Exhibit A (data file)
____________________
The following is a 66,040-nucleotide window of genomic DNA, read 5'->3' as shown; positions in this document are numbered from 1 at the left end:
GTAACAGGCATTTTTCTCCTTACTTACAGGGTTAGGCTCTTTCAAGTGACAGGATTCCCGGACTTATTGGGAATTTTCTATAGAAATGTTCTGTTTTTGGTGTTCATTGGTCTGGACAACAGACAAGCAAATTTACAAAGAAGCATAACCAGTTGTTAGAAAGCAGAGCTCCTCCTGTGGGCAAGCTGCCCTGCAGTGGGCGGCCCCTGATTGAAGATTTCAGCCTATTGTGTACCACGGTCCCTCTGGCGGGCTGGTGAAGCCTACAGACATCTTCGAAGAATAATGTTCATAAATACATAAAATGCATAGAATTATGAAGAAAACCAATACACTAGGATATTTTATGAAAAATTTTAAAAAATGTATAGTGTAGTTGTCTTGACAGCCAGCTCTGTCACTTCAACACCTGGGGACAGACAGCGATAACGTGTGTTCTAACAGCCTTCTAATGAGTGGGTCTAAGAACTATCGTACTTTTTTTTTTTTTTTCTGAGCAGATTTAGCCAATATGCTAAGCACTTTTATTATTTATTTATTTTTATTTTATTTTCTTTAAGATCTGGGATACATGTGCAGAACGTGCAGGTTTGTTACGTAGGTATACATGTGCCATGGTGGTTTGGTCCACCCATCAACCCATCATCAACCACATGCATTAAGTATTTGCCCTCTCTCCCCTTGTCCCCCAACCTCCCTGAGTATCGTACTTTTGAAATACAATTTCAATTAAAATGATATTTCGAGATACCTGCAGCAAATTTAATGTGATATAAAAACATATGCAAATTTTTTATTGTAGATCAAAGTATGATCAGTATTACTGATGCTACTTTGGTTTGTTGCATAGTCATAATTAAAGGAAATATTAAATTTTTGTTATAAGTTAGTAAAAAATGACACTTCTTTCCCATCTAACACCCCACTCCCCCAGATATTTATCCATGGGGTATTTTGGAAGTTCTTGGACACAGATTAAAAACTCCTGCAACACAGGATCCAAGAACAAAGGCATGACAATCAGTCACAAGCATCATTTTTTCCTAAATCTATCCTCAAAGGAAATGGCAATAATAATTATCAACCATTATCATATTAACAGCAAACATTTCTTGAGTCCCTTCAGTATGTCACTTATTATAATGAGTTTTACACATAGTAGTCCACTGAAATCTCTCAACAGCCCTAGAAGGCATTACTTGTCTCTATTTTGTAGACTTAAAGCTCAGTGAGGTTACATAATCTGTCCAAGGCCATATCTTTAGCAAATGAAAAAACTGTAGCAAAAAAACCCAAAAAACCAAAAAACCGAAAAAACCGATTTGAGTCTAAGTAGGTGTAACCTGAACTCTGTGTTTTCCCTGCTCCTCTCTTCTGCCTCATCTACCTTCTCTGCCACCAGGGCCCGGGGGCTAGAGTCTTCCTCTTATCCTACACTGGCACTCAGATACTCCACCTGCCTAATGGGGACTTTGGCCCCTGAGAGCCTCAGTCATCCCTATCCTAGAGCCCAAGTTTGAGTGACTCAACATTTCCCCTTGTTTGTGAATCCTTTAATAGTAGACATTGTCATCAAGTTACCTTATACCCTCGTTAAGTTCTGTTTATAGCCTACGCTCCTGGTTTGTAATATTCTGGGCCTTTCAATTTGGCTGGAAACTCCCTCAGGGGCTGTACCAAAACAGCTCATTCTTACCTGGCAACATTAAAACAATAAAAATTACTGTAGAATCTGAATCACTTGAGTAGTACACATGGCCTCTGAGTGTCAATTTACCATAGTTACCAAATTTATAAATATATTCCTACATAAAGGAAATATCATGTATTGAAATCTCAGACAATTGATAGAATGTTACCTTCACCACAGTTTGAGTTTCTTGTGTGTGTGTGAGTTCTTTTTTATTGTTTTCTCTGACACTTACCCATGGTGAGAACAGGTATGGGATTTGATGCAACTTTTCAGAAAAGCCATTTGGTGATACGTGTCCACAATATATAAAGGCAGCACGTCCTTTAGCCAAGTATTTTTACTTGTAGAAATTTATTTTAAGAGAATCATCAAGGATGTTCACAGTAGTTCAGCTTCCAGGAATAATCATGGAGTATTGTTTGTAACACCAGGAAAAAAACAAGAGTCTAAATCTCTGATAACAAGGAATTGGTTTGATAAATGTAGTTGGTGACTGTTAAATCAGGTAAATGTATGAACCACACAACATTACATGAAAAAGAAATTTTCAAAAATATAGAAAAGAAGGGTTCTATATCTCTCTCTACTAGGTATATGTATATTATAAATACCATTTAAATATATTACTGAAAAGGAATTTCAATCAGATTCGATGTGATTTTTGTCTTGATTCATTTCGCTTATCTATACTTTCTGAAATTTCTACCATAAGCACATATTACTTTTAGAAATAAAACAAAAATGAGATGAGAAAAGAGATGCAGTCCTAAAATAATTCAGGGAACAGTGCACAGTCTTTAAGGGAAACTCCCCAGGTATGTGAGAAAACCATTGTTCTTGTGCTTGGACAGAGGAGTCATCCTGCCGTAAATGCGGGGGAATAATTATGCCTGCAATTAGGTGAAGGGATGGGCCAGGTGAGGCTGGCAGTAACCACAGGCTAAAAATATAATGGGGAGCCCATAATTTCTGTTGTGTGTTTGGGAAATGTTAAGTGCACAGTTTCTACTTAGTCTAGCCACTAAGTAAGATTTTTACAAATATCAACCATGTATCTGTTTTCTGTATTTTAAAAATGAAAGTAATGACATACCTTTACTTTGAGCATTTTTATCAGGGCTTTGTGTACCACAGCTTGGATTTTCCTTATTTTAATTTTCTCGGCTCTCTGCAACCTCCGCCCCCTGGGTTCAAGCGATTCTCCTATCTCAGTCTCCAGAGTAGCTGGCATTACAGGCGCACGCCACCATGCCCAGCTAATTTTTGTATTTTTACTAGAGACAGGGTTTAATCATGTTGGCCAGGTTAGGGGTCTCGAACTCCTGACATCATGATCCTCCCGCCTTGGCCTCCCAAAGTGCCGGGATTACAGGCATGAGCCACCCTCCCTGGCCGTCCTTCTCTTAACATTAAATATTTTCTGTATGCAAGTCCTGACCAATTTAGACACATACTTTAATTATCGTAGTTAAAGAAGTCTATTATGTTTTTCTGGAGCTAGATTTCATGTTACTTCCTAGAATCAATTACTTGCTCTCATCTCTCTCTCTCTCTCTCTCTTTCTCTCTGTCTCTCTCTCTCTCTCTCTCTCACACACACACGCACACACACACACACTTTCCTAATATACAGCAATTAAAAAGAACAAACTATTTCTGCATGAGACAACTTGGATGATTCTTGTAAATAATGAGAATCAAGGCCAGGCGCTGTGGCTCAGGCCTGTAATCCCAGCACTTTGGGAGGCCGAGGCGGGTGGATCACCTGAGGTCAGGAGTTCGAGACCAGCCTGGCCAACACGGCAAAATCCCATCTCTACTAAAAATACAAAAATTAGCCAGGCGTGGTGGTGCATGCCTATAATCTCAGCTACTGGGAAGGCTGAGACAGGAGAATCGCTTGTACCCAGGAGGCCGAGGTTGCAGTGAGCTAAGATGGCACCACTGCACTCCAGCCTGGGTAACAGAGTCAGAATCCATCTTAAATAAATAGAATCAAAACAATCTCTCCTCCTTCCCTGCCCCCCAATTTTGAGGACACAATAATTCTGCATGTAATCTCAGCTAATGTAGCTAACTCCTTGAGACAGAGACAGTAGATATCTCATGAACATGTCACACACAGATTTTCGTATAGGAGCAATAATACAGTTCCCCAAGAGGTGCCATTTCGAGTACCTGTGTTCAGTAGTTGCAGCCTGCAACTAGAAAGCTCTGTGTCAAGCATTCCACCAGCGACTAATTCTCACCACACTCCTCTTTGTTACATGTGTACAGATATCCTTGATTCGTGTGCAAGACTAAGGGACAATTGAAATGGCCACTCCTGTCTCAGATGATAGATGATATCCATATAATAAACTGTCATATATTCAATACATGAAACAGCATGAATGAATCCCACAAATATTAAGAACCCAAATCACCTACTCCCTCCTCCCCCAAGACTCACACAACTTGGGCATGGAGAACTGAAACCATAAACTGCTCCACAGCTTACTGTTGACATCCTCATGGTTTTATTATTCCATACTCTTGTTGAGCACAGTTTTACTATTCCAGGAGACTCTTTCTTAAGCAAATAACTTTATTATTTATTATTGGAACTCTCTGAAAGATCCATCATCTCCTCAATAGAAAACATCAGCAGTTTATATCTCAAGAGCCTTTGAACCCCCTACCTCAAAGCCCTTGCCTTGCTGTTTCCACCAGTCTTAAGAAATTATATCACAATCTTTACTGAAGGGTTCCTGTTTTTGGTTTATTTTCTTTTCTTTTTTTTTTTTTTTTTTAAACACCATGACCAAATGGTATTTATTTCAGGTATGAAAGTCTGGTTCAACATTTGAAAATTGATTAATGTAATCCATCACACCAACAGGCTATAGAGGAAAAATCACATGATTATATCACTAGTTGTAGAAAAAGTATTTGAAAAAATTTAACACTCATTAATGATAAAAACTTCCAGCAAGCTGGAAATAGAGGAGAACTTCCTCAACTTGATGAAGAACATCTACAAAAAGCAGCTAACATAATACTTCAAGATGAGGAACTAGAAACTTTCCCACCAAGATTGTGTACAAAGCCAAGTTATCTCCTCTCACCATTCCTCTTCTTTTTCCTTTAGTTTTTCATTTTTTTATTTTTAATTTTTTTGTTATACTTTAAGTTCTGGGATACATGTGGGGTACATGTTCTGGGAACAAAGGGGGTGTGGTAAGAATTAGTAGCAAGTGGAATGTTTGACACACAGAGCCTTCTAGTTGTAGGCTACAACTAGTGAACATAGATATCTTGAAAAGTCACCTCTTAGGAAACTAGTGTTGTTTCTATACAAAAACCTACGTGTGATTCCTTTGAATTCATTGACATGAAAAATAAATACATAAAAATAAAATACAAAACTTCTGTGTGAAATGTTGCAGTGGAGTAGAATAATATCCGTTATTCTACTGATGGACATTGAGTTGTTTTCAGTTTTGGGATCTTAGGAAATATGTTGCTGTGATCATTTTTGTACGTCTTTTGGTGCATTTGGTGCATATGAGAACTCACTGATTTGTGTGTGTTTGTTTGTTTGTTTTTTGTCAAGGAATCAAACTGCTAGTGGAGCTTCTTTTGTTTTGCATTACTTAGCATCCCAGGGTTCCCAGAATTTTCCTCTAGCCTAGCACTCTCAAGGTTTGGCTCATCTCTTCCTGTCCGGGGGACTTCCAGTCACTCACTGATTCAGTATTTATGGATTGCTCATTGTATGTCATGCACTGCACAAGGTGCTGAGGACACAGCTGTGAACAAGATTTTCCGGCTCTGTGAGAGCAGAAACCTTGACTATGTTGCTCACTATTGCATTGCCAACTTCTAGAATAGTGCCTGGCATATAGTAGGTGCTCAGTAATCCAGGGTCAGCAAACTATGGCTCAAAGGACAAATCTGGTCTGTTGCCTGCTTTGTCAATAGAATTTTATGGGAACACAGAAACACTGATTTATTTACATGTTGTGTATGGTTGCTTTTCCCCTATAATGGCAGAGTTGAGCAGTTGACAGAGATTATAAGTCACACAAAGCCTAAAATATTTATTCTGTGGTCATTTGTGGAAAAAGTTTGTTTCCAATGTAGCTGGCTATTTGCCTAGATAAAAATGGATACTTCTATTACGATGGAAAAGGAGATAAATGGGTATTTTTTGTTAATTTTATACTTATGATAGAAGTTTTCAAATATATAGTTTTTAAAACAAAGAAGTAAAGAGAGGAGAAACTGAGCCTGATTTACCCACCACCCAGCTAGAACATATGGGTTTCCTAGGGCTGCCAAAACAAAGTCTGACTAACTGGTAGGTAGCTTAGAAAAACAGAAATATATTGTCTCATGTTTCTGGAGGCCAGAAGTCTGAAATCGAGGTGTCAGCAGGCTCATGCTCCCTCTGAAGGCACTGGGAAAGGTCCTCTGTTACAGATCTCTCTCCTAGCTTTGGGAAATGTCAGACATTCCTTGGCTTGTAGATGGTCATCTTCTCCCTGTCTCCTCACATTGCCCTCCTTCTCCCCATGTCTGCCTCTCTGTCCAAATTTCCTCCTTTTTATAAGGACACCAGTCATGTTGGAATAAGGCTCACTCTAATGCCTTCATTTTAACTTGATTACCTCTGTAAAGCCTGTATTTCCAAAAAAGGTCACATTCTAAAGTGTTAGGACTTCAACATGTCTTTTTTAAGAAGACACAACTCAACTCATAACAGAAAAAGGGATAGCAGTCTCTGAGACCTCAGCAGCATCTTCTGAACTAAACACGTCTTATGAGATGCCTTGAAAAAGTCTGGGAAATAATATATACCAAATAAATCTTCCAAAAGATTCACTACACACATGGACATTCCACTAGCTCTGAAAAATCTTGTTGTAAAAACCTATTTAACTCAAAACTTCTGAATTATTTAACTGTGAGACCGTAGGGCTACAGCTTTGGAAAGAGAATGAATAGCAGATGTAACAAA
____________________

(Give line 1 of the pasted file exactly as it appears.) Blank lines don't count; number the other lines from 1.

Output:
The following is a 66,040-nucleotide window of genomic DNA, read 5'->3' as shown; positions in this document are numbered from 1 at the left end: